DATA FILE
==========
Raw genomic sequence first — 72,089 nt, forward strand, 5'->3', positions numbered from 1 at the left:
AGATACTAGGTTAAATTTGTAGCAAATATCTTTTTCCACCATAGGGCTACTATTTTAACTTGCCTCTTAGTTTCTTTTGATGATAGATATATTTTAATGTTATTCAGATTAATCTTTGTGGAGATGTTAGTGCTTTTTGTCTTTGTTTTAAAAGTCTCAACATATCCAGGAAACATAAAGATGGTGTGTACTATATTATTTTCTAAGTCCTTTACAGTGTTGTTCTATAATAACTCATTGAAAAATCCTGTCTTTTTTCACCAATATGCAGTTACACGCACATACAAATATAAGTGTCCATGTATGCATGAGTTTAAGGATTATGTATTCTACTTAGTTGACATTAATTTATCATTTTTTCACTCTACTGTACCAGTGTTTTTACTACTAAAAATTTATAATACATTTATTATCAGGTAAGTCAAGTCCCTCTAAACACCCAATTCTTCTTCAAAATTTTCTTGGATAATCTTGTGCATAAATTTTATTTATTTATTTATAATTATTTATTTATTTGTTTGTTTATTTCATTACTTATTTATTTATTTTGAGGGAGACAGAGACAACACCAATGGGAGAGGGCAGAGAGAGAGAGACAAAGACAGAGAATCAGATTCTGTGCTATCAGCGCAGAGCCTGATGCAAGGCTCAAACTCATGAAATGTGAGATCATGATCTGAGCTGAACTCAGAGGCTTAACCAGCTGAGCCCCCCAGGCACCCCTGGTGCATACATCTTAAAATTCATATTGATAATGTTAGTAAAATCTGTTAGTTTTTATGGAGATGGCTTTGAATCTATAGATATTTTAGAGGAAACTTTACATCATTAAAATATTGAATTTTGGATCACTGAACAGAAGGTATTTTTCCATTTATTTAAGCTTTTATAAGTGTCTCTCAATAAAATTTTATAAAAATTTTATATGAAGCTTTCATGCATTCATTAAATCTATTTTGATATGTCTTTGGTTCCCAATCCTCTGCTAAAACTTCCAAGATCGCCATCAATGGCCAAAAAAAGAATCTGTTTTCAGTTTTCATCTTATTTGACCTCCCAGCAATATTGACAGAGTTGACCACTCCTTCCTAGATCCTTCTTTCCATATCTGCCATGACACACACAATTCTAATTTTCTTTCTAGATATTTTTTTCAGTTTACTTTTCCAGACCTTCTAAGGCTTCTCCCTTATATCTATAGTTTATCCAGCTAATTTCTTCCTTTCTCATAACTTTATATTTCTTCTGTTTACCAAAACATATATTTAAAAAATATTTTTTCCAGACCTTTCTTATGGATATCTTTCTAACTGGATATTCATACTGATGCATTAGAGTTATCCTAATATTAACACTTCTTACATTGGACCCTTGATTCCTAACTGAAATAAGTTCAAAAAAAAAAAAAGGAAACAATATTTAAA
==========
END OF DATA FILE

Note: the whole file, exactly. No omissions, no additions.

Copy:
Raw genomic sequence first — 72,089 nt, forward strand, 5'->3', positions numbered from 1 at the left:
AGATACTAGGTTAAATTTGTAGCAAATATCTTTTTCCACCATAGGGCTACTATTTTAACTTGCCTCTTAGTTTCTTTTGATGATAGATATATTTTAATGTTATTCAGATTAATCTTTGTGGAGATGTTAGTGCTTTTTGTCTTTGTTTTAAAAGTCTCAACATATCCAGGAAACATAAAGATGGTGTGTACTATATTATTTTCTAAGTCCTTTACAGTGTTGTTCTATAATAACTCATTGAAAAATCCTGTCTTTTTTCACCAATATGCAGTTACACGCACATACAAATATAAGTGTCCATGTATGCATGAGTTTAAGGATTATGTATTCTACTTAGTTGACATTAATTTATCATTTTTTCACTCTACTGTACCAGTGTTTTTACTACTAAAAATTTATAATACATTTATTATCAGGTAAGTCAAGTCCCTCTAAACACCCAATTCTTCTTCAAAATTTTCTTGGATAATCTTGTGCATAAATTTTATTTATTTATTTATAATTATTTATTTATTTGTTTGTTTATTTCATTACTTATTTATTTATTTTGAGGGAGACAGAGACAACACCAATGGGAGAGGGCAGAGAGAGAGAGACAAAGACAGAGAATCAGATTCTGTGCTATCAGCGCAGAGCCTGATGCAAGGCTCAAACTCATGAAATGTGAGATCATGATCTGAGCTGAACTCAGAGGCTTAACCAGCTGAGCCCCCCAGGCACCCCTGGTGCATACATCTTAAAATTCATATTGATAATGTTAGTAAAATCTGTTAGTTTTTATGGAGATGGCTTTGAATCTATAGATATTTTAGAGGAAACTTTACATCATTAAAATATTGAATTTTGGATCACTGAACAGAAGGTATTTTTCCATTTATTTAAGCTTTTATAAGTGTCTCTCAATAAAATTTTATAAAAATTTTATATGAAGCTTTCATGCATTCATTAAATCTATTTTGATATGTCTTTGGTTCCCAATCCTCTGCTAAAACTTCCAAGATCGCCATCAATGGCCAAAAAAAGAATCTGTTTTCAGTTTTCATCTTATTTGACCTCCCAGCAATATTGACAGAGTTGACCACTCCTTCCTAGATCCTTCTTTCCATATCTGCCATGACACACACAATTCTAATTTTCTTTCTAGATATTTTTTTCAGTTTACTTTTCCAGACCTTCTAAGGCTTCTCCCTTATATCTATAGTTTATCCAGCTAATTTCTTCCTTTCTCATAACTTTATATTTCTTCTGTTTACCAAAACATATATTTAAAAAATATTTTTTCCAGACCTTTCTTATGGATATCTTTCTAACTGGATATTCATACTGATGCATTAGAGTTATCCTAATATTAACACTTCTTACATTGGACCCTTGATTCCTAACTGAAATAAGTTCAAAAAAAAAAAAAGGAAACAATATTTAAA